Schools Training

3 Books to Help Finance Your Projects After Film Courses

19 MAR 2012
Career Path : Arts and Entertainment

You are determined to become a filmmaker. You’ve already taken your first step: applying to film schools. In Canada and abroad, there are many choices. Your life feels ripe with possibility. But you have one fear that haunts you. You wonder if you will really have what it takes after graduation from film courses to make your dreams come true. You have plenty of ideas for movies, that’s for sure. But that doesn’t mean that you know how to finance one. Here are three book ideas to calm these kinds of fears, common amongst new applicants to film schools.

1. 43 Ways to Finance Your Feature Film by John W. Cones

In this book, entertainment lawyer John Cones shares his insider knowledge gleaned from almost two decades helping independent filmmakers navigate the multifaceted world of movie financing. Although the author is based in Los Angeles – where else? – the book includes a discussion of financing from countries other than the United States, and is, therefore, appropriate for new applicants to film schools in Canada and abroad.

This book may turn up on the curriculum of your film courses, but there’s no harm in beginning your research early. Reading on your own increases the likelihood that when you do finally graduate that you will have a firm grounding in such topics as:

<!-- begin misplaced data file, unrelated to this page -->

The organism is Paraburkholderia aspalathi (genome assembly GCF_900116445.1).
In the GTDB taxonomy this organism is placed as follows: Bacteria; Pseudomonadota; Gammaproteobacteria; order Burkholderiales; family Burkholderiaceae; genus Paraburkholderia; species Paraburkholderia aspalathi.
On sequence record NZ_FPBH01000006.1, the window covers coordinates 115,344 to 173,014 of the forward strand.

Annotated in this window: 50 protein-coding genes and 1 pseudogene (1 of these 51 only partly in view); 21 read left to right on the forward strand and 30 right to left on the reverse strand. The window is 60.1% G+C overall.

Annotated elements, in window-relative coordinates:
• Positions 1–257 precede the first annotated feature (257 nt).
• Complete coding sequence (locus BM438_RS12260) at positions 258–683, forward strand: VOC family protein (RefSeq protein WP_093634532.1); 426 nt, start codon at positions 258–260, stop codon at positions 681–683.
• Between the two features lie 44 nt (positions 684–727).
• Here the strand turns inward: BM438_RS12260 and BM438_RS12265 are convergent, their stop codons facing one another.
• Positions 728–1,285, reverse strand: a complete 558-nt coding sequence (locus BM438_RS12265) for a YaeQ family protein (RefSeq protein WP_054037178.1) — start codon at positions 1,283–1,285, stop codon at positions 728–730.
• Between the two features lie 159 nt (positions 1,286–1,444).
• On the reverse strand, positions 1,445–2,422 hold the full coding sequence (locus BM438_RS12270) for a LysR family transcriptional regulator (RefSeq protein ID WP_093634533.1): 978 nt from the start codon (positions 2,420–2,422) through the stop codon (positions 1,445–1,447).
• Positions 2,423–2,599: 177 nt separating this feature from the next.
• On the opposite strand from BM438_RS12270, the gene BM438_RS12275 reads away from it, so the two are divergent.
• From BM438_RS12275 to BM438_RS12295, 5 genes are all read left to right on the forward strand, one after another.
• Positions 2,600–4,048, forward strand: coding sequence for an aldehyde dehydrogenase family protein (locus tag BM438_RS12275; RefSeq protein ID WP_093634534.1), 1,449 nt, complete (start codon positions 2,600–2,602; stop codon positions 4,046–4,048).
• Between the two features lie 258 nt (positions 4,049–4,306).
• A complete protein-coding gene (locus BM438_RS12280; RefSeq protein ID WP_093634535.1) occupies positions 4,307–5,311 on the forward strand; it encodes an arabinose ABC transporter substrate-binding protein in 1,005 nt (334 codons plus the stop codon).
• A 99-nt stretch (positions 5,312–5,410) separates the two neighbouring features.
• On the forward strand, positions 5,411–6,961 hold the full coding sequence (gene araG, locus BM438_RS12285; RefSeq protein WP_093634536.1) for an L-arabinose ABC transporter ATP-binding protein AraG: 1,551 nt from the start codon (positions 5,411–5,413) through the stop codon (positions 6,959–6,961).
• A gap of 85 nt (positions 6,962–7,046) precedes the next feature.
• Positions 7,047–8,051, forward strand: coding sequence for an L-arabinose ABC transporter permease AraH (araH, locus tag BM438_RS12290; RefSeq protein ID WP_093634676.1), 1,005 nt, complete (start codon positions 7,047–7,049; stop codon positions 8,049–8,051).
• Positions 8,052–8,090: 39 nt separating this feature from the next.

• industry financing (What is this? It is basically funding by your peers, i.e., other, more established graduates of film schools)
  • investor financing
  • lender financing

2. The Fundraising Houseparty: How to Get Charitable Donations From Individuals in a Houseparty Setting by Morrie Warshawski

Although this book could be of use to any kind of fundraiser, it is written with filmmakers in mind. The author explains how graduates of film schools can organize a compelling event, touching on such details as:

  • planning committees
  • invitations
  • food and drink
  • presentations
  • thank yous

Warshawski emphasizes the importance of graduates of film courses appealing to the emotions of their potential donors, something to which their craft, fortunately, is uniquely well suited. What is the role of film schools if not to teach students how to appeal to the emotions of their audience?

3. Shaking the Money Tree, 3rd Edition: The Art of Getting Grants and Donations for Film and Video, also by Morrie Warshawski

In this book, Warshawski tackles that topic of supreme interest to staff and students of film schools in Canada and abroad: how to write a winning

grant application. This kind of knowledge can even help students in film schools finance their productions for film courses.

If you are anxiously awaiting a wave of fateful letters from films schools in Canada and elsewhere in the world, calm your nerves by advancing your studies on your own. Who knows, it may help you finance one of your film school’s productions once you finally do get that longed for acceptance letter!